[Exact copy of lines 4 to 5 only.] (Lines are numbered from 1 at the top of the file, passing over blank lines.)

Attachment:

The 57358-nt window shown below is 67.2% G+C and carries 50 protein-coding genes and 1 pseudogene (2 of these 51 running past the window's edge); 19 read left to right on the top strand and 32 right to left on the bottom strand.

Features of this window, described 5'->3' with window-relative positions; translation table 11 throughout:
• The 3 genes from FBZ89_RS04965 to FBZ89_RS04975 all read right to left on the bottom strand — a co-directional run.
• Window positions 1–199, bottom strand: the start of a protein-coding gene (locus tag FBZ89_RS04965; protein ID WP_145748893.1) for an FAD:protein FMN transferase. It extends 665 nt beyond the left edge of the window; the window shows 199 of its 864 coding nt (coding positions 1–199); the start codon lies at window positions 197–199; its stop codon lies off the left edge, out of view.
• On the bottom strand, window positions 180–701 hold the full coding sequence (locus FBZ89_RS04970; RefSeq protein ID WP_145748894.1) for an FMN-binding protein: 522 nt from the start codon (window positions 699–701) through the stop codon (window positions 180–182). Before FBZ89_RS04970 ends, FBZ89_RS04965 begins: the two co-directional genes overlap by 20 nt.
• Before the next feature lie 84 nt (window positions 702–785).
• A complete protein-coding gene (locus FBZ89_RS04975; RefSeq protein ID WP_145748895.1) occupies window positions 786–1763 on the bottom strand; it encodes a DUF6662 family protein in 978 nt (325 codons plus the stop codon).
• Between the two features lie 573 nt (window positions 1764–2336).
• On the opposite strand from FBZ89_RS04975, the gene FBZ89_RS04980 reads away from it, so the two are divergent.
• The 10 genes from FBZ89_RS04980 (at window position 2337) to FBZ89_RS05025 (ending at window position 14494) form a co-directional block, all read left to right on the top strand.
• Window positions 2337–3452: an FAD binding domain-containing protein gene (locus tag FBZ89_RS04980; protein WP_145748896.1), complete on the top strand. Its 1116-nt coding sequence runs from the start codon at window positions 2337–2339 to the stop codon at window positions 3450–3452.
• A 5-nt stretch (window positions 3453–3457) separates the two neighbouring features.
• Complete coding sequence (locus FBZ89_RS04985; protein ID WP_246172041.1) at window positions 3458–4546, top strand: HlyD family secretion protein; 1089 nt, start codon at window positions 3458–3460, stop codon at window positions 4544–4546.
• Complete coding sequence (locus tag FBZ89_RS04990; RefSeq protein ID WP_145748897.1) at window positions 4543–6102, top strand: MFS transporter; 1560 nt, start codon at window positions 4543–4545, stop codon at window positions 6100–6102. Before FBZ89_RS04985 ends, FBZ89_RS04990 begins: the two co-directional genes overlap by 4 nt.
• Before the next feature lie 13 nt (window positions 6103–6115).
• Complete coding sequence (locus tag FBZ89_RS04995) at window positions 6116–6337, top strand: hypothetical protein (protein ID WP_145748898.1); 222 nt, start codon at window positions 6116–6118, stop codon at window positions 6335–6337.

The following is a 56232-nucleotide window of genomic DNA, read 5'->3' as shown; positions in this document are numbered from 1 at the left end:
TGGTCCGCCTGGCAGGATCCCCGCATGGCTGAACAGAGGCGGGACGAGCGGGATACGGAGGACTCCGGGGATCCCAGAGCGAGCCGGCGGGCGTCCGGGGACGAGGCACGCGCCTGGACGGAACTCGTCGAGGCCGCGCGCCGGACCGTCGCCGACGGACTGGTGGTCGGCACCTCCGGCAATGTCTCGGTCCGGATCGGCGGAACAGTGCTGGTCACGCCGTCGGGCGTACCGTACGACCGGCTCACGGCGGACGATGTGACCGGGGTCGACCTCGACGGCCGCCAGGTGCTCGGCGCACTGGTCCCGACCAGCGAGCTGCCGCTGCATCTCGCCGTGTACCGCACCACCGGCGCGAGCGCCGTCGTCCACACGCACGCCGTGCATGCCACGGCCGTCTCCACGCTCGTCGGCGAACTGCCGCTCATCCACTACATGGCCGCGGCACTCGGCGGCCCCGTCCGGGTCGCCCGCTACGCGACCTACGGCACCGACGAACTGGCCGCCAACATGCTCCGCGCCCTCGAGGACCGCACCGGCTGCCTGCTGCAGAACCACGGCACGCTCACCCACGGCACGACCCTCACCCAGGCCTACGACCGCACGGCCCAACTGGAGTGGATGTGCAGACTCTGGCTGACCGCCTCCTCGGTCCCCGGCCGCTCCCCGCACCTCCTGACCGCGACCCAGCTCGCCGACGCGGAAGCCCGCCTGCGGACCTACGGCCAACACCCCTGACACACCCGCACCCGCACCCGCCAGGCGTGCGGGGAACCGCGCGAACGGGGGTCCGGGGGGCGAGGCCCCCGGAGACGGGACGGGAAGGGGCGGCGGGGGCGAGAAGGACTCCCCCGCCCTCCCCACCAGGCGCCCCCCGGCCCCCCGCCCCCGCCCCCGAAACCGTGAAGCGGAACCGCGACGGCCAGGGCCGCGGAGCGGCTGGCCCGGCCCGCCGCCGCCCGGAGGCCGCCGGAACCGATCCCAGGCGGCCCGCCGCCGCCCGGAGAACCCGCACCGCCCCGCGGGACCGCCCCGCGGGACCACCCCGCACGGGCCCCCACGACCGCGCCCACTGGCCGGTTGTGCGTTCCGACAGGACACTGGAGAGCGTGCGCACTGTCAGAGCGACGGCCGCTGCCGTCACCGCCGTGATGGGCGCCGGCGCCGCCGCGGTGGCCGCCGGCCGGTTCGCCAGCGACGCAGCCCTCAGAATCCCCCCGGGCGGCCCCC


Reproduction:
• Window positions 1–199, bottom strand: the start of a protein-coding gene (locus tag FBZ89_RS04965; protein ID WP_145748893.1) for an FAD:protein FMN transferase. It extends 665 nt beyond the left edge of the window; the window shows 199 of its 864 coding nt (coding positions 1–199); the start codon lies at window positions 197–199; its stop codon lies off the left edge, out of view.
• On the bottom strand, window positions 180–701 hold the full coding sequence (locus FBZ89_RS04970; RefSeq protein ID WP_145748894.1) for an FMN-binding protein: 522 nt from the start codon (window positions 699–701) through the stop codon (window positions 180–182). Before FBZ89_RS04970 ends, FBZ89_RS04965 begins: the two co-directional genes overlap by 20 nt.